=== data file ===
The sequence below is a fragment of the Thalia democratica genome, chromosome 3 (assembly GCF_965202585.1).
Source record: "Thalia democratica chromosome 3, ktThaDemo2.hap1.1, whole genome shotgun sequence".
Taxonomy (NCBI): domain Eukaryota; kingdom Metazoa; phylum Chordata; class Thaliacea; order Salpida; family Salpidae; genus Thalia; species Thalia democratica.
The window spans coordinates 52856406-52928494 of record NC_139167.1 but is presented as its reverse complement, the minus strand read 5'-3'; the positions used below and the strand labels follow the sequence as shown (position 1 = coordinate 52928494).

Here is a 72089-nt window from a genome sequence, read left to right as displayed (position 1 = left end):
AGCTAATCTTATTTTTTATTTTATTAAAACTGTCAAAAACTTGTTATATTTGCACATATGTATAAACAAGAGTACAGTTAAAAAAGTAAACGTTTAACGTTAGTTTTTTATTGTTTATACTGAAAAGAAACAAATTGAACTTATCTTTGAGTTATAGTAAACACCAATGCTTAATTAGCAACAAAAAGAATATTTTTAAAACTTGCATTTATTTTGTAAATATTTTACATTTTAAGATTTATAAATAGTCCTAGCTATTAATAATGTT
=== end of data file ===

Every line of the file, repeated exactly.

The sequence below is a fragment of the Thalia democratica genome, chromosome 3 (assembly GCF_965202585.1).
Source record: "Thalia democratica chromosome 3, ktThaDemo2.hap1.1, whole genome shotgun sequence".
Taxonomy (NCBI): domain Eukaryota; kingdom Metazoa; phylum Chordata; class Thaliacea; order Salpida; family Salpidae; genus Thalia; species Thalia democratica.
The window spans coordinates 52856406-52928494 of record NC_139167.1 but is presented as its reverse complement, the minus strand read 5'-3'; the positions used below and the strand labels follow the sequence as shown (position 1 = coordinate 52928494).

Here is a 72089-nt window from a genome sequence, read left to right as displayed (position 1 = left end):
AGCTAATCTTATTTTTTATTTTATTAAAACTGTCAAAAACTTGTTATATTTGCACATATGTATAAACAAGAGTACAGTTAAAAAAGTAAACGTTTAACGTTAGTTTTTTATTGTTTATACTGAAAAGAAACAAATTGAACTTATCTTTGAGTTATAGTAAACACCAATGCTTAATTAGCAACAAAAAGAATATTTTTAAAACTTGCATTTATTTTGTAAATATTTTACATTTTAAGATTTATAAATAGTCCTAGCTATTAATAATGTT